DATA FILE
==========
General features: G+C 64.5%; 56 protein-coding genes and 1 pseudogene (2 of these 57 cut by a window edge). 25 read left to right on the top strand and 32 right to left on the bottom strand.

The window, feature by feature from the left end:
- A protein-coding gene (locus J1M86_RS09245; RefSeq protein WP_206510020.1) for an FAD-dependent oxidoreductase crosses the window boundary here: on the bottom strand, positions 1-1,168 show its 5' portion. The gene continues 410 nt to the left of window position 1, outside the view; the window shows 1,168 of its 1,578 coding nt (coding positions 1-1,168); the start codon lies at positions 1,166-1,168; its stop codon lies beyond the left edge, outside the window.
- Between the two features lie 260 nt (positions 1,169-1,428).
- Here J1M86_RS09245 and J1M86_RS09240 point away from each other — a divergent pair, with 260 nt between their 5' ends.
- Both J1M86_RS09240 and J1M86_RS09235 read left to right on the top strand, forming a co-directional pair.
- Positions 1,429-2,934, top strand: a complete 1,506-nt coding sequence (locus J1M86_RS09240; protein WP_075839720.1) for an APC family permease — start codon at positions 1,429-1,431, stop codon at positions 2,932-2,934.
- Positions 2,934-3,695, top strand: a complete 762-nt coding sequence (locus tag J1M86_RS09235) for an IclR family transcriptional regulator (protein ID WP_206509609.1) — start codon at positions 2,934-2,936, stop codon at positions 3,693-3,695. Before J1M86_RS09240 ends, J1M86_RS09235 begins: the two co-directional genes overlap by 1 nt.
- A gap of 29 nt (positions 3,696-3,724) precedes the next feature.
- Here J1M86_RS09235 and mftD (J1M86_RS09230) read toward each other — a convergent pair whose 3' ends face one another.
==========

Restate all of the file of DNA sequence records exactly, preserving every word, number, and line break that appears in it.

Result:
General features: G+C 64.5%; 56 protein-coding genes and 1 pseudogene (2 of these 57 cut by a window edge). 25 read left to right on the top strand and 32 right to left on the bottom strand.

The window, feature by feature from the left end:
- A protein-coding gene (locus J1M86_RS09245; RefSeq protein WP_206510020.1) for an FAD-dependent oxidoreductase crosses the window boundary here: on the bottom strand, positions 1-1,168 show its 5' portion. The gene continues 410 nt to the left of window position 1, outside the view; the window shows 1,168 of its 1,578 coding nt (coding positions 1-1,168); the start codon lies at positions 1,166-1,168; its stop codon lies beyond the left edge, outside the window.
- Between the two features lie 260 nt (positions 1,169-1,428).
- Here J1M86_RS09245 and J1M86_RS09240 point away from each other — a divergent pair, with 260 nt between their 5' ends.
- Both J1M86_RS09240 and J1M86_RS09235 read left to right on the top strand, forming a co-directional pair.
- Positions 1,429-2,934, top strand: a complete 1,506-nt coding sequence (locus J1M86_RS09240; protein WP_075839720.1) for an APC family permease — start codon at positions 1,429-1,431, stop codon at positions 2,932-2,934.
- Positions 2,934-3,695, top strand: a complete 762-nt coding sequence (locus tag J1M86_RS09235) for an IclR family transcriptional regulator (protein ID WP_206509609.1) — start codon at positions 2,934-2,936, stop codon at positions 3,693-3,695. Before J1M86_RS09240 ends, J1M86_RS09235 begins: the two co-directional genes overlap by 1 nt.
- A gap of 29 nt (positions 3,696-3,724) precedes the next feature.
- Here J1M86_RS09235 and mftD (J1M86_RS09230) read toward each other — a convergent pair whose 3' ends face one another.